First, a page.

Sunday's are not for catching up on the week's work!  I know that as a working Mom, it is so tempting to fill the day with Church and then chores but let's be sure not to do that.  Spend the day reconnecting with each other and restoring your Spirit.  Your week will benefit if you BE INTENTIONAL and take time to recharge - whether that means a long walk with your friends and/or family, spending quality time with your farm menagerie, catching up with a friend over a great cup of tea or sitting down to work on that baby blanket you started a few months ago.   

I like Sunday supper to be easy and healthy so here are a couple of my most favorite recipes.  I hope you enjoy them!  

This is an easy soup to make and has a surprise 
addition:  Parmesan Cheese!  Allow the soup to simmer until the entire block of cheese melts away in the soup and you will have a broth that is rich and delicious…perfect for a Sunday afternoon.  In addition, you can switch out vegetables with what you have and still have a perfect soup that is also easy on the budget. 

My Favorite Vegetable Soup 

1 large onion, diced
3 cloves of garlic, minced
3 stalks celery, diced
3 large carrots, sliced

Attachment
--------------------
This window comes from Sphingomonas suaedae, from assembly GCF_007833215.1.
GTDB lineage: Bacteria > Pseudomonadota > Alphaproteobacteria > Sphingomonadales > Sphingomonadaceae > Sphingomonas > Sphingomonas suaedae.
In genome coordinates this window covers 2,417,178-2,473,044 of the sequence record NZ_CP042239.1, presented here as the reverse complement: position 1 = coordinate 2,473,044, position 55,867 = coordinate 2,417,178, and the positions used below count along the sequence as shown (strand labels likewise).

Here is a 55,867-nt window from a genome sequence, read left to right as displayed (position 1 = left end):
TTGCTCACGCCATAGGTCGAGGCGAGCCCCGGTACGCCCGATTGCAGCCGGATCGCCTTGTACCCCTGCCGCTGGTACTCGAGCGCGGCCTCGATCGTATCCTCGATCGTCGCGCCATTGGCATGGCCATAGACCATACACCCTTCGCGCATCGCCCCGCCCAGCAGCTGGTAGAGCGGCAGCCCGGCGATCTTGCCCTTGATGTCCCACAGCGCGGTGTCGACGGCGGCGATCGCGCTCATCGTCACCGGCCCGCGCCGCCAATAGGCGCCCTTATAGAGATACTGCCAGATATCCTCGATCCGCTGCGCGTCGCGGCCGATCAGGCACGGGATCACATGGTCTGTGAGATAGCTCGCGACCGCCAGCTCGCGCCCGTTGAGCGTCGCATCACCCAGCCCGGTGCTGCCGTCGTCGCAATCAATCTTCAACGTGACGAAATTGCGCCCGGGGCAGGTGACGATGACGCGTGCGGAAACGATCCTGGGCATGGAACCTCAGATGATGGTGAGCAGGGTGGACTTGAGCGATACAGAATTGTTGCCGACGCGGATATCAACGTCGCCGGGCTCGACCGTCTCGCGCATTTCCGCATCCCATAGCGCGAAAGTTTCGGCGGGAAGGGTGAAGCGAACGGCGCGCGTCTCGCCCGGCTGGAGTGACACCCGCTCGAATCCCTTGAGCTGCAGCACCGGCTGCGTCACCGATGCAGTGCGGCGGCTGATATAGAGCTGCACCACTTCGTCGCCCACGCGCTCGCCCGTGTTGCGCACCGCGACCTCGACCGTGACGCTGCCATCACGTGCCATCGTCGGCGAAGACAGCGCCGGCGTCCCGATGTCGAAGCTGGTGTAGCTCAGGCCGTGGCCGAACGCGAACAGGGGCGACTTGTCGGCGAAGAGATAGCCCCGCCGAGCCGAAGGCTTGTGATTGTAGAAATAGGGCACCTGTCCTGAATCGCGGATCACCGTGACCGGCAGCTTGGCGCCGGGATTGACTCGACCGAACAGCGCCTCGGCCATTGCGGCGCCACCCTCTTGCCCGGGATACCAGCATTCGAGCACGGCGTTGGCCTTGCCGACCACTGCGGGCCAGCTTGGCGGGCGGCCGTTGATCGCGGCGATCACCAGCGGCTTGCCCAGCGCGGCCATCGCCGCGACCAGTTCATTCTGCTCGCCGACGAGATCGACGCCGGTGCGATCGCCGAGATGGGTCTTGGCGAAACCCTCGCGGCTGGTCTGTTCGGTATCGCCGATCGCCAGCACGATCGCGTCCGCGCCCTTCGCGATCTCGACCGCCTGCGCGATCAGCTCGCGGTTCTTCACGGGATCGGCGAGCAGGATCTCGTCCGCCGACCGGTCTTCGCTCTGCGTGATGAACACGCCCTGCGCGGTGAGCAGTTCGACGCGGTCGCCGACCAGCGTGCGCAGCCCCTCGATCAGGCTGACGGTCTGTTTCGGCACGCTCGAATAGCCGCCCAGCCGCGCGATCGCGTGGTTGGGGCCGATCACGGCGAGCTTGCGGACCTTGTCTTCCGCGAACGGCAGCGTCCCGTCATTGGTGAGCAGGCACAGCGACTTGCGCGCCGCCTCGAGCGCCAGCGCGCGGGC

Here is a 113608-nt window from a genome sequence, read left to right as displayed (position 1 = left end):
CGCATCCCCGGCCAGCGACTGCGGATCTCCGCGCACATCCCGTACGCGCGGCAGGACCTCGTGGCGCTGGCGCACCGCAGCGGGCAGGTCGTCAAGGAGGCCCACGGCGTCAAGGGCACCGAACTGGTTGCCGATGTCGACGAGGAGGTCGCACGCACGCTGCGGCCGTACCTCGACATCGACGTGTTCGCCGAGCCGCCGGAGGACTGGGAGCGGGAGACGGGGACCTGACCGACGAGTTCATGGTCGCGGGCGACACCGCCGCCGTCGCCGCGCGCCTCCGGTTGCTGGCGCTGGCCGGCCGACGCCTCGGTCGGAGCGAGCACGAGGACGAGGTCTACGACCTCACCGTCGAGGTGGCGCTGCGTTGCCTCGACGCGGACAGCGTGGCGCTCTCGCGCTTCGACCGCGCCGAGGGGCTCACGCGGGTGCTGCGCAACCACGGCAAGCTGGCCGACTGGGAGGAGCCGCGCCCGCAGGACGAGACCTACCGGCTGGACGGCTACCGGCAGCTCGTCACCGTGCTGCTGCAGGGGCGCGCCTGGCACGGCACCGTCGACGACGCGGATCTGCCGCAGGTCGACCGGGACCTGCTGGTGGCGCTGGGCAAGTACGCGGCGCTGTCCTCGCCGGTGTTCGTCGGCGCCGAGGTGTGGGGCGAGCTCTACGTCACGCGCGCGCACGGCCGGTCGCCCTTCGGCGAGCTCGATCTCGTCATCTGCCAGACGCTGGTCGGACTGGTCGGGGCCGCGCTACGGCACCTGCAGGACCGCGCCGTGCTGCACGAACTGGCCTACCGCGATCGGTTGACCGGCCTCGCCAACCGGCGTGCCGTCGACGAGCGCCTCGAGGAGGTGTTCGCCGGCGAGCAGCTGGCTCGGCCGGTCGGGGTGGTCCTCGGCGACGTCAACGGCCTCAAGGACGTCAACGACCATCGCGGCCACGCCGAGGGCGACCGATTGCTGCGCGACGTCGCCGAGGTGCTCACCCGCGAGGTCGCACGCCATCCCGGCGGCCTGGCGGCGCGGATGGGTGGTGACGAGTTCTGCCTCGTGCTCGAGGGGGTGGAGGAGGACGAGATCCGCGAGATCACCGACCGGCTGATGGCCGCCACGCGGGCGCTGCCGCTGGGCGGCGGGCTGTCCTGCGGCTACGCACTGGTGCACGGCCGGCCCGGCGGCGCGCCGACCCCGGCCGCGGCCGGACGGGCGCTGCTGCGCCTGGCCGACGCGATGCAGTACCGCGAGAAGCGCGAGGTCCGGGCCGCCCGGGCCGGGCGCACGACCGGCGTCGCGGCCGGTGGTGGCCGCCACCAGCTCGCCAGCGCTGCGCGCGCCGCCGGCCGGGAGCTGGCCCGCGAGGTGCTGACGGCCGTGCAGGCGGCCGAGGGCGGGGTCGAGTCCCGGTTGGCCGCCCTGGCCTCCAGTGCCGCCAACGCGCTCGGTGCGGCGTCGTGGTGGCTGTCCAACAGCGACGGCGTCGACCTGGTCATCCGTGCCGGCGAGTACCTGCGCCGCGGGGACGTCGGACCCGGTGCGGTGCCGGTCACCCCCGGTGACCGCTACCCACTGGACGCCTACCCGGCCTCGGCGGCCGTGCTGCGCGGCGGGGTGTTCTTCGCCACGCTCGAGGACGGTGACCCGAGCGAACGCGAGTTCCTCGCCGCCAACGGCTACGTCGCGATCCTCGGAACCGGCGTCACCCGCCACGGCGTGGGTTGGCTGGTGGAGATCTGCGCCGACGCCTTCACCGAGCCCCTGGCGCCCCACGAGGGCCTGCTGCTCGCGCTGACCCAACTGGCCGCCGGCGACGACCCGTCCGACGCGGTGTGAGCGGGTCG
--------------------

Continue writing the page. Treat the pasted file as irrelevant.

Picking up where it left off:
½ head of cabbage, coarsely chopped
2 cups chopped spinach or kale   
2 medium turnips or potatoes, peeled and cubed
1 cup chopped green beans
1 15 ounce can diced tomatoes
4 cups vegetable broth
1 8 ounce block Parmesan cheese, diced
2 bay leaves
2 tablespoons apple cider vinegar
Salt and pepper to taste
Olive oil for sauteing 

Add a small amount to olive oil to soup pot.  Place pot on medium heat.  Add onion, garlic, celery, carrots and cabbage along with salt and pepper to taste.  Saute until wilted.   Add remaining vegetables, tomatoes, vegetable broth and bay leaves.  Heat and simmer until vegetables are tender.  Add diced Parmesan cheese and simmer until cheese is melted away into the broth.  Taste for seasoning and adjust salt and pepper as needed.  Add apple cider vinegar and mix well.  Remove bay leaves before serving. 
Makes 1 ½ quarts of soup.
Copyright Star Schipp - Estle Schipp Farm 2014 

This salad is so easy and can be made with whichever fruits you may have on hand.  I do recommend using a Meyer lemon which gives just that perfect sweet/sour addition that brings out the delicious freshness in your salad.  The creamy Greek yogurt is a great addition too!  Use real maple syrup for a real treat.  

My Favorite Fresh Fruit Salad with Cinnamon Maple Vanilla Yogurt 


4 cups fresh fruit - sliced (I like bananas, pears and berries but use what you have) 
1 Meyer lemon - juice and zest 
1 single serve container of vanilla Greek yogurt (150 grams)
3 tablespoons maple syrup
1/4 teaspoon cinnamon

Place sliced fruit in bowl.  Add juice and zest from the Meyer lemon.  Toss to coat with evenly with juice and zest.  In a separate dish, mix the yogurt, syrup and cinnamon.  To  serve, dish fruit and top with the yogurt sauce.  Makes 4 servings.  
Copyright Star Schipp - Estle Schipp Farm 2014